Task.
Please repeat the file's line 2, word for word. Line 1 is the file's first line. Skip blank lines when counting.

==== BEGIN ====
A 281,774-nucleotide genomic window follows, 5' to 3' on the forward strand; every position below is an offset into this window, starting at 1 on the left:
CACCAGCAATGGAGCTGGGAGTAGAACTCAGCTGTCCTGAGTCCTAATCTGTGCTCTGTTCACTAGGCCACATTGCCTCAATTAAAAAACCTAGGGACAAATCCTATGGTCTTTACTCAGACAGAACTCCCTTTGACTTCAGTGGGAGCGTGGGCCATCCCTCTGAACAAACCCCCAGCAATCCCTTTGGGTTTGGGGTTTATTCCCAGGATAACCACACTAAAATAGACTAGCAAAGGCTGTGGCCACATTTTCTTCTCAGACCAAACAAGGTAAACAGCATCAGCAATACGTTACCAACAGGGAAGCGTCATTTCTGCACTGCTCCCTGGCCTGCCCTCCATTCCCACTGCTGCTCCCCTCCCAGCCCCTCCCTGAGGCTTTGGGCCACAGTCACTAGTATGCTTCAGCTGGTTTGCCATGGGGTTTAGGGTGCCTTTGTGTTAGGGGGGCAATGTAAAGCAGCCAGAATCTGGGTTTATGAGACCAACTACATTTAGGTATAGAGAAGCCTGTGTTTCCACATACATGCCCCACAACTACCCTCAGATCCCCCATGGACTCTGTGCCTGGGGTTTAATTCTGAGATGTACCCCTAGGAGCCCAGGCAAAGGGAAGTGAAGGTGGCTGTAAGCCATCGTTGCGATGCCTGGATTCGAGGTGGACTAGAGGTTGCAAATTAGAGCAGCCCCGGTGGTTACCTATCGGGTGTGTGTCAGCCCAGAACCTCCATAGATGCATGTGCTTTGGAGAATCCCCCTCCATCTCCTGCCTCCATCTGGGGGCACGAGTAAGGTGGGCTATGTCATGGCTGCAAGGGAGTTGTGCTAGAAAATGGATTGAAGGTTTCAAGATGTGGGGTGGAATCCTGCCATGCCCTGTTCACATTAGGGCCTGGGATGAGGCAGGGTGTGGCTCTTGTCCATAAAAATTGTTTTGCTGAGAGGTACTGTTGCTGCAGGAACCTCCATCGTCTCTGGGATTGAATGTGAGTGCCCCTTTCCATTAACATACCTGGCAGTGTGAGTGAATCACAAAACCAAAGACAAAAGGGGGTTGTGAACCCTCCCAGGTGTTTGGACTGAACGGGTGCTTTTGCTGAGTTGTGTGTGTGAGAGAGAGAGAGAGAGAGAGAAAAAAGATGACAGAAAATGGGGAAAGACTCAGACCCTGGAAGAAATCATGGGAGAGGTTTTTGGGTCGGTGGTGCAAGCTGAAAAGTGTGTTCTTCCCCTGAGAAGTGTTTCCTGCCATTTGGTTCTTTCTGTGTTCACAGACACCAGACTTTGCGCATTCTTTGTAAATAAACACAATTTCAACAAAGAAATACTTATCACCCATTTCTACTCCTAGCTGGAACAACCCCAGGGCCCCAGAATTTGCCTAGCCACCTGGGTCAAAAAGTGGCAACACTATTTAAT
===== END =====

CACCAGCAATGGAGCTGGGAGTAGAACTCAGCTGTCCTGAGTCCTAATCTGTGCTCTGTTCACTAGGCCACATTGCCTCAATTAAAAAACCTAGGGACAAATCCTATGGTCTTTACTCAGACAGAACTCCCTTTGACTTCAGTGGGAGCGTGGGCCATCCCTCTGAACAAACCCCCAGCAATCCCTTTGGGTTTGGGGTTTATTCCCAGGATAACCACACTAAAATAGACTAGCAAAGGCTGTGGCCACATTTTCTTCTCAGACCAAACAAGGTAAACAGCATCAGCAATACGTTACCAACAGGGAAGCGTCATTTCTGCACTGCTCCCTGGCCTGCCCTCCATTCCCACTGCTGCTCCCCTCCCAGCCCCTCCCTGAGGCTTTGGGCCACAGTCACTAGTATGCTTCAGCTGGTTTGCCATGGGGTTTAGGGTGCCTTTGTGTTAGGGGGGCAATGTAAAGCAGCCAGAATCTGGGTTTATGAGACCAACTACATTTAGGTATAGAGAAGCCTGTGTTTCCACATACATGCCCCACAACTACCCTCAGATCCCCCATGGACTCTGTGCCTGGGGTTTAATTCTGAGATGTACCCCTAGGAGCCCAGGCAAAGGGAAGTGAAGGTGGCTGTAAGCCATCGTTGCGATGCCTGGATTCGAGGTGGACTAGAGGTTGCAAATTAGAGCAGCCCCGGTGGTTACCTATCGGGTGTGTGTCAGCCCAGAACCTCCATAGATGCATGTGCTTTGGAGAATCCCCCTCCATCTCCTGCCTCCATCTGGGGGCACGAGTAAGGTGGGCTATGTCATGGCTGCAAGGGAGTTGTGCTAGAAAATGGATTGAAGGTTTCAAGATGTGGGGTGGAATCCTGCCATGCCCTGTTCACATTAGGGCCTGGGATGAGGCAGGGTGTGGCTCTTGTCCATAAAAATTGTTTTGCTGAGAGGTACTGTTGCTGCAGGAACCTCCATCGTCTCTGGGATTGAATGTGAGTGCCCCTTTCCATTAACATACCTGGCAGTGTGAGTGAATCACAAAACCAAAGACAAAAGGGGGTTGTGAACCCTCCCAGGTGTTTGGACTGAACGGGTGCTTTTGCTGAGTTGTGTGTGTGAGAGAGAGAGAGAGAGAGAGAAAAAAGATGACAGAAAATGGGGAAAGACTCAGACCCTGGAAGAAATCATGGGAGAGGTTTTTGGGTCGGTGGTGCAAGCTGAAAAGTGTGTTCTTCCCCTGAGAAGTGTTTCCTGCCATTTGGTTCTTTCTGTGTTCACAGACACCAGACTTTGCGCATTCTTTGTAAATAAACACAATTTCAACAAAGAAATACTTATCACCCATTTCTACTCCTAGCTGGAACAACCCCAGGGCCCCAGAATTTGCCTAGCCACCTGGGTCAAAAAGTGGCAACACTATTTAAT